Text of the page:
Setting Up A Mail Server On Linux

3 Comments | This entry was posted on Jun 03 2009

I have found that most people have found my blog by searching for how to set-up a mail server on Linux so I throught I should elaborate on how I set mine up.

The tutorial

I first followed the guide supplied by Slicehost but found that it is not complete. I then discovered and followed an article from which I recommend.

This article is easy to follow and gives you a great understanding of what each step does.

It shows you how to set-up a mail server for multiple domains and setting quotas for each address. When complete you can access your mail over TLS or SSL so that it is encrypted. The one downside I found though is that you can only apply one certificate to all domains.

Here are some important pieces in more detail:

Creating Certificates

One thing left out of both tutorials was how to create your own Courier certificates for receiving email. Without creating your own, you are left with a warning that the certificate is for localhost every time you connect to the server. I found a tutorial from another blog that explains how to create your own self signed certificate. You will still get a warning but your mail client should allow you to accept that self signed certificate permanenetly.

Setting Quota

The tutorial from unix-tutorials also shows how to set quotas for email address. Along with this you will receive (via a cron job) an email advising of any mail accounts approaching their quota.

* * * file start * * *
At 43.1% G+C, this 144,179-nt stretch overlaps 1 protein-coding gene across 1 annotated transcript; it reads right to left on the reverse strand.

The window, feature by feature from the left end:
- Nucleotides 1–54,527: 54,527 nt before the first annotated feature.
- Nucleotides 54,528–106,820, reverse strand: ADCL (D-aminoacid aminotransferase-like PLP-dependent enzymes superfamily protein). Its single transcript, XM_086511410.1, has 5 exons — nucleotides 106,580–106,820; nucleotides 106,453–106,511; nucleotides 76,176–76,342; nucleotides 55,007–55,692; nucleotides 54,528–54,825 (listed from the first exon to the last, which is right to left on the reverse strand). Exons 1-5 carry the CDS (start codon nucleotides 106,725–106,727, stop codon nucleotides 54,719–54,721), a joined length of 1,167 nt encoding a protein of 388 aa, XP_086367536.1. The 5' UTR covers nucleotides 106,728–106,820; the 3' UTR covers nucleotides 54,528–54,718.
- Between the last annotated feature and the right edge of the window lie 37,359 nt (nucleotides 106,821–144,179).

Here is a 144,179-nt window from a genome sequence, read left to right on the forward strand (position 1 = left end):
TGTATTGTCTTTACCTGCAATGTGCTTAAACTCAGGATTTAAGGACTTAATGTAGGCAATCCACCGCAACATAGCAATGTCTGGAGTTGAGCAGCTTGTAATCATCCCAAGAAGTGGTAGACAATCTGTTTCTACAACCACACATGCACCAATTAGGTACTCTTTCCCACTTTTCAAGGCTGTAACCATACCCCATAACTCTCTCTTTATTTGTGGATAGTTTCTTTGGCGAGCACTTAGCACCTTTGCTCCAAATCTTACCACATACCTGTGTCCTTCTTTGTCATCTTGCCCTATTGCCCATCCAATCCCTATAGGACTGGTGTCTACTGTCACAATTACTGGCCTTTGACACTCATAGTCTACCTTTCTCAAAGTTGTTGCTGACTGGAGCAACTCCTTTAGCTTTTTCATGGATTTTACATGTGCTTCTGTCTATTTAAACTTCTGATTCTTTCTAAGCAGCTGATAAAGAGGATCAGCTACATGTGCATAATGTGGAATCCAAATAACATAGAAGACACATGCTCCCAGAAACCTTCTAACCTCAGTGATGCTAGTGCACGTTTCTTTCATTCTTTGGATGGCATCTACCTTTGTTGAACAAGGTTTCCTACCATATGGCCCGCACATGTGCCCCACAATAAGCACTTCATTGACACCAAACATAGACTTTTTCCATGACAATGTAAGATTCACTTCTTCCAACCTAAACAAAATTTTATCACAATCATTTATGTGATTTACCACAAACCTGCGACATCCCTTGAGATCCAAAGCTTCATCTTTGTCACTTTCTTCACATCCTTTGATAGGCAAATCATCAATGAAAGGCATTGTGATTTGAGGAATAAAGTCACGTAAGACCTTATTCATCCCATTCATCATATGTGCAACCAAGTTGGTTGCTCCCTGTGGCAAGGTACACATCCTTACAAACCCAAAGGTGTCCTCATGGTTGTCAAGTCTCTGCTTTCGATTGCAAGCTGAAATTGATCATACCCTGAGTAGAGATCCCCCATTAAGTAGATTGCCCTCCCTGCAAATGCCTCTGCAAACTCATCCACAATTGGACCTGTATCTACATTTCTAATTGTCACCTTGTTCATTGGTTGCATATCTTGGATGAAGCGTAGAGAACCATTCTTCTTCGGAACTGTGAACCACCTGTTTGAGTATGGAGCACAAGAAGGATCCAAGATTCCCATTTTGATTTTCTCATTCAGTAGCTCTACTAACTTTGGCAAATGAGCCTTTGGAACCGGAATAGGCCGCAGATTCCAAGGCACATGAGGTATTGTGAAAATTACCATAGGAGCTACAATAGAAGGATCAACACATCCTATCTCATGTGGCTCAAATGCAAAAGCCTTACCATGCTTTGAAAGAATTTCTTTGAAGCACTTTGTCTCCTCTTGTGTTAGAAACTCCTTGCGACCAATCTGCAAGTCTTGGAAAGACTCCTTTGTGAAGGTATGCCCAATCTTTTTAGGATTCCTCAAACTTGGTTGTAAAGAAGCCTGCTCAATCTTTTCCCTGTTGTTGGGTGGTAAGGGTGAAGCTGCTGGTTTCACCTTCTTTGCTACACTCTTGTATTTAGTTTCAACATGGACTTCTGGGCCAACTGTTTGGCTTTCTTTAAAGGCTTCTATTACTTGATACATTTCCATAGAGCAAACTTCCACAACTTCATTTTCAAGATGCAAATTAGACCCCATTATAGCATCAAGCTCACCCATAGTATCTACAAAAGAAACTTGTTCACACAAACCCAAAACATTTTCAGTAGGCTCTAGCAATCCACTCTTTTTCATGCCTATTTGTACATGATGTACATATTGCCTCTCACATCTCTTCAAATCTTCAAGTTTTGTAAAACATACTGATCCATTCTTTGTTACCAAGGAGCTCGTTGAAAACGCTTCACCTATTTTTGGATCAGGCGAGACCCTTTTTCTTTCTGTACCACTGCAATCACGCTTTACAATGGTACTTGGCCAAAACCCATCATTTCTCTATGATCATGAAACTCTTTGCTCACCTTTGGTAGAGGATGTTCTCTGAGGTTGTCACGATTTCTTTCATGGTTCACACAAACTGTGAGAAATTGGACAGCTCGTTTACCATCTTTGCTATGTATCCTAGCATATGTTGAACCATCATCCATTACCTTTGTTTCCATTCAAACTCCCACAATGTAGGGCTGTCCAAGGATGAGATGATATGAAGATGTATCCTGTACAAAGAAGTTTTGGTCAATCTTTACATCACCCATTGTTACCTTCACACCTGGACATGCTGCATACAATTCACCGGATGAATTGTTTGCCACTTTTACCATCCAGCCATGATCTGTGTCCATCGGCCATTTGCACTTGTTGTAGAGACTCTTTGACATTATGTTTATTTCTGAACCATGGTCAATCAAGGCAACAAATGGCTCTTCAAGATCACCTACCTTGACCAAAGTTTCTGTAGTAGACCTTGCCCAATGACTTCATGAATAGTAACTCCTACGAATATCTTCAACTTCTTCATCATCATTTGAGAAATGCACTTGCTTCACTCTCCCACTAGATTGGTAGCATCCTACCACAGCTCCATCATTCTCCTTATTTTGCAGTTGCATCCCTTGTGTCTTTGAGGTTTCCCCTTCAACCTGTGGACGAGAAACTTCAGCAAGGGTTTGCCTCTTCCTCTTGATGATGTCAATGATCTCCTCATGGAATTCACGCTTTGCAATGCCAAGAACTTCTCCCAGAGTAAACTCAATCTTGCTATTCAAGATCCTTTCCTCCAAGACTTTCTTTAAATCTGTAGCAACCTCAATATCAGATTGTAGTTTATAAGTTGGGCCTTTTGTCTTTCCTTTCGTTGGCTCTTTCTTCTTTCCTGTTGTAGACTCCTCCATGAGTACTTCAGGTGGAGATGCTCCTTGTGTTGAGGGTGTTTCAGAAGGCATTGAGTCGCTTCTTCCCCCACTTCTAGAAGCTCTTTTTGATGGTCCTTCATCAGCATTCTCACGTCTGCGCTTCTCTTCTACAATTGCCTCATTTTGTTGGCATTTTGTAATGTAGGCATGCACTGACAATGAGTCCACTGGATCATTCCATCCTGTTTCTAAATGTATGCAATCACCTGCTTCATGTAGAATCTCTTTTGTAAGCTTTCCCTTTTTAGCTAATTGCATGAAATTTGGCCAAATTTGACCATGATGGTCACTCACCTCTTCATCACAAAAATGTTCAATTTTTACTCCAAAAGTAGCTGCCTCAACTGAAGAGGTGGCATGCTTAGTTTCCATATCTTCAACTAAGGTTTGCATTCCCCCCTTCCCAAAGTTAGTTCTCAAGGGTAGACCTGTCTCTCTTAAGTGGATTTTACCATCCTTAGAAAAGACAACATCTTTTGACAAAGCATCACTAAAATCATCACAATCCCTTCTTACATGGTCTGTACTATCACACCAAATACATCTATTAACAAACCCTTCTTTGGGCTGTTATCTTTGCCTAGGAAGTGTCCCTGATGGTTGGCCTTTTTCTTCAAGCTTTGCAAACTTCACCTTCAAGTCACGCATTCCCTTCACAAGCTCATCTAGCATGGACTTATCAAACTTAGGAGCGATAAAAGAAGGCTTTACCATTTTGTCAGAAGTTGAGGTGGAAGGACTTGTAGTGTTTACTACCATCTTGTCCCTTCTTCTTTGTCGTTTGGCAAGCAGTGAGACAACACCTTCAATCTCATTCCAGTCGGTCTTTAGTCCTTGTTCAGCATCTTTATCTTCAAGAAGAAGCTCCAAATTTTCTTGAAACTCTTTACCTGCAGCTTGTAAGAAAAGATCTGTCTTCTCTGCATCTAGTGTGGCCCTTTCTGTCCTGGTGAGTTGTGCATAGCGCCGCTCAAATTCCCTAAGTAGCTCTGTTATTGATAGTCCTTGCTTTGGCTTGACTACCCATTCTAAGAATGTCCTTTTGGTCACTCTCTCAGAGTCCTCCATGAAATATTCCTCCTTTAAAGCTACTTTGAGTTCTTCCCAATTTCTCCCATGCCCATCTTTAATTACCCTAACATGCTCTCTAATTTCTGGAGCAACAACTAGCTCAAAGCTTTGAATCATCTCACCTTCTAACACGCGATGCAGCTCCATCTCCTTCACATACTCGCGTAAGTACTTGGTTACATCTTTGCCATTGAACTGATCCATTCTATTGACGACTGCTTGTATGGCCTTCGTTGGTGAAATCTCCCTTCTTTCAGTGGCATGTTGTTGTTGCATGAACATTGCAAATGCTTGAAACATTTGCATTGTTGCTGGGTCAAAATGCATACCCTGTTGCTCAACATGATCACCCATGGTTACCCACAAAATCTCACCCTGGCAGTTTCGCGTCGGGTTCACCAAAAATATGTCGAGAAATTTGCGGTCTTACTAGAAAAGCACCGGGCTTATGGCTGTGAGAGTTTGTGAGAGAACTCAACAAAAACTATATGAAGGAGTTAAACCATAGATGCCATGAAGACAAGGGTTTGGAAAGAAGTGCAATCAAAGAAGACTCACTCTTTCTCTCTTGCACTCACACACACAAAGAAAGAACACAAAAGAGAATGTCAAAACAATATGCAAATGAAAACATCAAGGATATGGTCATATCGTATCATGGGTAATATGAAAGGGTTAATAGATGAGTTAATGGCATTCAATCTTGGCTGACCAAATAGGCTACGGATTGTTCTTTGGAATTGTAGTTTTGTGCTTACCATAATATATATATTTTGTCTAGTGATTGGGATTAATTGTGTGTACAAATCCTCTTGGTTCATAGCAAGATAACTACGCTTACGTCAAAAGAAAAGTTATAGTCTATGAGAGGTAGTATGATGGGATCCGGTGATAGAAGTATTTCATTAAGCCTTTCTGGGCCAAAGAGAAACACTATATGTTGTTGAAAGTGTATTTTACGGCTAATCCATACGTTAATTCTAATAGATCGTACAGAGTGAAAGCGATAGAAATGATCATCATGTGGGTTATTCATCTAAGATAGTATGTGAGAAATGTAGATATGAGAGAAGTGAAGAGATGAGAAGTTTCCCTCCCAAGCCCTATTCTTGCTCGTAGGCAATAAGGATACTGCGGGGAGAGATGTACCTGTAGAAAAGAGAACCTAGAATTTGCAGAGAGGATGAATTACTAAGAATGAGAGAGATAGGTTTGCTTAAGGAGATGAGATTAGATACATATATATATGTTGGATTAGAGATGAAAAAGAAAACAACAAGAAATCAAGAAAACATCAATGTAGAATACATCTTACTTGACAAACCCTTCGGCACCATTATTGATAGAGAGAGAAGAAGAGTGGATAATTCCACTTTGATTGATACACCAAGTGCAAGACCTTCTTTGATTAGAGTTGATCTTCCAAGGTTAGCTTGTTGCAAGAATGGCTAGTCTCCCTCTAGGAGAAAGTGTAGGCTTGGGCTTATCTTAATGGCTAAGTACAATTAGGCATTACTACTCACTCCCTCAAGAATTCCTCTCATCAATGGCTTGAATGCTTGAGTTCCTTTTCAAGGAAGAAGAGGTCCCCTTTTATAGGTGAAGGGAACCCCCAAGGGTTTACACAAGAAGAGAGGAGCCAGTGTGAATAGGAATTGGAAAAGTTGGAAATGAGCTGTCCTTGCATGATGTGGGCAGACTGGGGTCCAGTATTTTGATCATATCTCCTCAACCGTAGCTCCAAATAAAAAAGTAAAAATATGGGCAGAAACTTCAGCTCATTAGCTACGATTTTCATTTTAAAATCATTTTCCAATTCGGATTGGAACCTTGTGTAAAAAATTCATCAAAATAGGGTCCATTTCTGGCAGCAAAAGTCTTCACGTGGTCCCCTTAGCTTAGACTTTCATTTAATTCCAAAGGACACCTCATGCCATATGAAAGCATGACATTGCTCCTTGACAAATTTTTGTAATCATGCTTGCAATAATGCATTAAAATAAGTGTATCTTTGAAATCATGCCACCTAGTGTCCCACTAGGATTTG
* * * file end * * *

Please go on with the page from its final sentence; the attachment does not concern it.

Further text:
Slow performance

One issue I did have in all this was the slow performance this caused on my slice. With all the Spam detection and Anti virus running in the background my websites were crawling to a halt. This was because my slice had only 256MB of RAM. It would be fine if I upgraded but at this time I can do without the extra filtering on the mail. For now I have had to disable the spam filter and and anti-virus until it comes the time to upgrade the slice.


In all this is a valuable experience for anyone who wishes to learn more about Linux and wants more control of there server and services.

Setting Up Your Own Virtual Server With Slicehost

0 Comments | This entry was posted on Apr 16 2009

I have been working with Linux and web development for over seven years and in this time I have used several hosting companies as well as set-up some development servers at home in order to host and develop my websites. I had recently decided to take the plunge into getting my own virtual server account so I would have a live environment where I would have full control.

I chose Slicehost as my provider as I have used them in the past at work and found them to be reliable and the control panel and service to be exceptional. As with this type of virtual host you are given a completely new install with bare services running. This means that as a web server you need to manually install everything from Apache, MySQL and PHP manually. Also you will probably need to install a mail service.

The tough part for me was installing and configuring the mail. This is not something I do with my dev boxes at home. This was a bigger learning curve than I imagined but very rewarding. The greatest part with virtual hosts is that if you completely screw up, you can easily choose to rebuild your slice and start again from scratch.

Also through the slice manager you can easily configure DNS for any domains and subdomains hosted on the server.

Anyway, some of the best things I have learnt from the experience are:

  • Setting up a mail server with encryption and smtp authentication for imap accounts using mysql.
  • Setting up the firewall using iptables.
  • Learning how to login over ssh without passwords.
  • Setting up a Subversion server with SSL encryption.

It has been very satisfying to step away from the traditional hosting companies and have full control over my hosting. I recommend anyone else with Linux experience who is thinking of getting a virtual host with full root access to give it a go. There are some good ones about and the experience gained are better than I would have hoped.